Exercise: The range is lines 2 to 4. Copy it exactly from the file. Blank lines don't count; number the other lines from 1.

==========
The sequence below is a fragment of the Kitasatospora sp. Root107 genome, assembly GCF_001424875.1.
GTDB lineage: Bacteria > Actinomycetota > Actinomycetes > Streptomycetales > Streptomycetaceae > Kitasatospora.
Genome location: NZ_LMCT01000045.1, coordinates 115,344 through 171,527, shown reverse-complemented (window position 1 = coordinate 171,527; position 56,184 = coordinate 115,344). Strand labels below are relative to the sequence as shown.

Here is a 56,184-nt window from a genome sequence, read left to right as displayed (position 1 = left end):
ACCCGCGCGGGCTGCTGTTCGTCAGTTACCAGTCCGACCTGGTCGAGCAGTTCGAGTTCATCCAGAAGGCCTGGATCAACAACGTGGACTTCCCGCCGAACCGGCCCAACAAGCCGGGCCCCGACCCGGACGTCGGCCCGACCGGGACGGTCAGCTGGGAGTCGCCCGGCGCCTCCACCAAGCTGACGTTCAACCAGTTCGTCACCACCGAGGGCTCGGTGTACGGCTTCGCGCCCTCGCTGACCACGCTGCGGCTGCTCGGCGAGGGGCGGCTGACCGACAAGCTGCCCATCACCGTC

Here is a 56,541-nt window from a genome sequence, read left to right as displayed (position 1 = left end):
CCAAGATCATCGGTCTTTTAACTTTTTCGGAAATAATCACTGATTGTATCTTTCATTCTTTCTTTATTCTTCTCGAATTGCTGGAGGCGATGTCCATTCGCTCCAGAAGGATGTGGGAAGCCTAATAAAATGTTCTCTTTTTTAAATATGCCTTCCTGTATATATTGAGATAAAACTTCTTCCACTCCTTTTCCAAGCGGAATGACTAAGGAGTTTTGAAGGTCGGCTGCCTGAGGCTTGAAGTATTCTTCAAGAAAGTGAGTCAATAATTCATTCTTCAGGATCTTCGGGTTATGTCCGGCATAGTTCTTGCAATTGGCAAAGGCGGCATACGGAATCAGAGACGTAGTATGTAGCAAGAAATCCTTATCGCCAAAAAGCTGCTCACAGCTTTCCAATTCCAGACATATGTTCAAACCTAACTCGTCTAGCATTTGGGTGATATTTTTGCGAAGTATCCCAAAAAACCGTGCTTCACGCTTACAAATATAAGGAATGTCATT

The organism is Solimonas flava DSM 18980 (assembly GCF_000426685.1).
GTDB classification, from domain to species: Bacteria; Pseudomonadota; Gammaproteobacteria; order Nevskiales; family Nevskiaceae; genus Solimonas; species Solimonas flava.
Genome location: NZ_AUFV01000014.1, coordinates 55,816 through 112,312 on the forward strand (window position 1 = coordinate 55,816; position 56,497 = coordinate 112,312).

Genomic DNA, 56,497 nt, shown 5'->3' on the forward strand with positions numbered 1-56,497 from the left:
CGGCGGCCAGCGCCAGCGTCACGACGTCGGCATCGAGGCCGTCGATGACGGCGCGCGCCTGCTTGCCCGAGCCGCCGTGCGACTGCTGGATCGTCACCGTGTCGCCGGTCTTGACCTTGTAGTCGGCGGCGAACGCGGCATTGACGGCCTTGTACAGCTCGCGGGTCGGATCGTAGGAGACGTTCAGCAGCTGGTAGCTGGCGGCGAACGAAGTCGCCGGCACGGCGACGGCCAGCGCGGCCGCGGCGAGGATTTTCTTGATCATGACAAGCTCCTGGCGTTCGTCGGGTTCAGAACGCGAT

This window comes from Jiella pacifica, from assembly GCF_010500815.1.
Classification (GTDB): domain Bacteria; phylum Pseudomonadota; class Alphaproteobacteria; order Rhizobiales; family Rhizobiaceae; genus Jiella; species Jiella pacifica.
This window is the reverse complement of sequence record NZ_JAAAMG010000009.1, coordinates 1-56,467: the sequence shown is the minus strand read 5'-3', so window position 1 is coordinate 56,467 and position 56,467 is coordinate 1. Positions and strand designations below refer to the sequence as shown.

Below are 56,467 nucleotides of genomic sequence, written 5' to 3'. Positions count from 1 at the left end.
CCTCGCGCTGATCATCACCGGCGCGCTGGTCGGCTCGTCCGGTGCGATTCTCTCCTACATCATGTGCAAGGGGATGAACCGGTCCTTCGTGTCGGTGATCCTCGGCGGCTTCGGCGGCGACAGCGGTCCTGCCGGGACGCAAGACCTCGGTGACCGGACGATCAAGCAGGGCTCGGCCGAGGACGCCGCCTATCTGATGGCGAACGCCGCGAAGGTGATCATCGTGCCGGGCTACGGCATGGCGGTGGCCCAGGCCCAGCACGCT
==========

GTDB lineage: Bacteria > Actinomycetota > Actinomycetes > Streptomycetales > Streptomycetaceae > Kitasatospora.
Genome location: NZ_LMCT01000045.1, coordinates 115,344 through 171,527, shown reverse-complemented (window position 1 = coordinate 171,527; position 56,184 = coordinate 115,344). Strand labels below are relative to the sequence as shown.

Here is a 56,184-nt window from a genome sequence, read left to right as displayed (position 1 = left end):